Yesterday's hot weather was interrupted in the middle of the afternoon at Fairbanks airport by a quick thunderstorm that dropped almost half an inch of rain. It was a small and short-lived pulse-type storm, but it happened to occur right around the time of the balloon sounding release, and there were some fortuitous and interesting observations as a result.
The zoomed-in radar image below shows the storm when it was most intense, at about 2:45pm AKDT (click to enlarge). The red dot and marker indicate the approximate midpoint of the airport; note that the ASOS is located farther southwest, near the southwest end of the airport, and right under the path of the storm as it moved from west to east. However, the balloon launching site is located near the western perimeter road, to the left of the marker, and on the north side of the storm. The ASOS reported 0.42" of rain from the storm, while the upper air site measured only 0.10". I've included below a map that Brian made a couple of years ago showing the locations of the two observing sites.
The simple animation below shows the brief life span of the storm; it moved right over the southwest end of the airport and Fairbanks' official climate site, but just grazed the upper air site.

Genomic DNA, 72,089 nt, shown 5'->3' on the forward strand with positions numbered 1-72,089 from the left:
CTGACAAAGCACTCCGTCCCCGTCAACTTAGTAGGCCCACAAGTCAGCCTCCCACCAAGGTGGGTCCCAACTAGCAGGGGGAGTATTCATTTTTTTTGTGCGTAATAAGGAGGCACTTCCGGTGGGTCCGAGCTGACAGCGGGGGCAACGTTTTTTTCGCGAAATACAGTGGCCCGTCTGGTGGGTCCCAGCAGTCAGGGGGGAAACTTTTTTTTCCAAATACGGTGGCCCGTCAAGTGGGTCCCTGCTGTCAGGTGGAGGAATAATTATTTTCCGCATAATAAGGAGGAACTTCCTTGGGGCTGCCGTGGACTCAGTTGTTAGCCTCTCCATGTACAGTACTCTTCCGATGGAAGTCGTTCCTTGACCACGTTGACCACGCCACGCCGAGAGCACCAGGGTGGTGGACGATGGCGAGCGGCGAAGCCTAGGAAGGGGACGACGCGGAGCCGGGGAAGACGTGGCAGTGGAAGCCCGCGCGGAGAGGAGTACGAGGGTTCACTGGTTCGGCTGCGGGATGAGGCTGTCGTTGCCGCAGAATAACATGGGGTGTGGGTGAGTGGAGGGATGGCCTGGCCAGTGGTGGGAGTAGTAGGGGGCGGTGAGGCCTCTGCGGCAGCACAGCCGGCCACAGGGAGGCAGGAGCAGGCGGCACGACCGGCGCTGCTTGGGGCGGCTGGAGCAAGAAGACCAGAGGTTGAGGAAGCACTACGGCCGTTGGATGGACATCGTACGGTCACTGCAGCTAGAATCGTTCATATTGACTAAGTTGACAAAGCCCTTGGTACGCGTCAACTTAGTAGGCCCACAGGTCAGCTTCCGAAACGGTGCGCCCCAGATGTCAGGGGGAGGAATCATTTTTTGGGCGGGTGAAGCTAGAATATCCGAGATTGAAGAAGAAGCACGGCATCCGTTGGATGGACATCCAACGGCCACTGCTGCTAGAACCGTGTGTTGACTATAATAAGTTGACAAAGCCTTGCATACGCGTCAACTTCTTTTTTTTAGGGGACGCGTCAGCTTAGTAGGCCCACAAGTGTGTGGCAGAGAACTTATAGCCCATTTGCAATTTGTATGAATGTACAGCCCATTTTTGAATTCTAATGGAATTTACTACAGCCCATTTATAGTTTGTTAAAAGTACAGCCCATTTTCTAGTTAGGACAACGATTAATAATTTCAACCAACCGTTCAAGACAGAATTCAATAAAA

Now take a look at the sounding from the balloon that was released at 3:03pm, which was just when the storm was moving out and decaying. Rain-cooled air is evident at the surface, with a temperature of only 69°F, but a very high dewpoint of 66°F. This is actually the highest dewpoint ever measured at the surface in a Fairbanks sounding (a marginally higher dewpoint was measured in June 2002 just above the surface).
Above the surface we see that the air was much warmer and very much drier, with the temperature rising to 83°F only 35m above the ground. Clearly the air just above the surface was undisturbed by rainfall; it represents the ambient environment in which the storm formed. I conclude that the rain had already ceased at the upper air site, and warm dry air had moved back in aloft from the immediate surroundings, but rain-cooled air was still in place at the sheltered sounding release site (which is surrounded by trees).
The 14°F inversion between the surface and 35m aloft is a remarkable occurrence, because it's rare to see any inversion in the Fairbanks sounding at the afternoon observation time in summer. The sun-warmed surface is nearly always the warmest level in the troposphere, and less than 5% of afternoon soundings have an inversion in June and July. (This post from 2 years ago showed the typical morning and evening temperature profiles through the year.) Amazingly, yesterday's inversion was the strongest ever observed at any afternoon sounding from April through September. Obviously it was a very unusual set of circumstances that produced such a shallow layer of cool air at the surface, and it happened at exactly the right time to be measured by the sounding. It also didn't last long, because the ASOS temperature was back up to 84°F by 4pm and 88°F by 5pm. Remarkably, the Fairbanks ASOS reached 88°F twice in one day, with a temporary dip down to 73°F during the brief heavy rain.